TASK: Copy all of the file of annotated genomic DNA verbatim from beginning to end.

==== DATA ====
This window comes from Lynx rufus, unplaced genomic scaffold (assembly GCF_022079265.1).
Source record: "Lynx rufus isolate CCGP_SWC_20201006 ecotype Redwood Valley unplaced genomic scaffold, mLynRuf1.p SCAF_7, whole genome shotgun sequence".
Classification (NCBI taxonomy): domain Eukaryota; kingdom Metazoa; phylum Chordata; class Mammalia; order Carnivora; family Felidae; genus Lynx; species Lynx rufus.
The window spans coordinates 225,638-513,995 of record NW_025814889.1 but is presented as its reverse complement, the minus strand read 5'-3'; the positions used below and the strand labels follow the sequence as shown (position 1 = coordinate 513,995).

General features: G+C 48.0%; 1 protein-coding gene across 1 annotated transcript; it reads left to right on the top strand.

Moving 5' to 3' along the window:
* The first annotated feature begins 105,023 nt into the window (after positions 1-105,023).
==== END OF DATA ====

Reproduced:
This window comes from Lynx rufus, unplaced genomic scaffold (assembly GCF_022079265.1).
Source record: "Lynx rufus isolate CCGP_SWC_20201006 ecotype Redwood Valley unplaced genomic scaffold, mLynRuf1.p SCAF_7, whole genome shotgun sequence".
Classification (NCBI taxonomy): domain Eukaryota; kingdom Metazoa; phylum Chordata; class Mammalia; order Carnivora; family Felidae; genus Lynx; species Lynx rufus.
The window spans coordinates 225,638-513,995 of record NW_025814889.1 but is presented as its reverse complement, the minus strand read 5'-3'; the positions used below and the strand labels follow the sequence as shown (position 1 = coordinate 513,995).

General features: G+C 48.0%; 1 protein-coding gene across 1 annotated transcript; it reads left to right on the top strand.

Moving 5' to 3' along the window:
* The first annotated feature begins 105,023 nt into the window (after positions 1-105,023).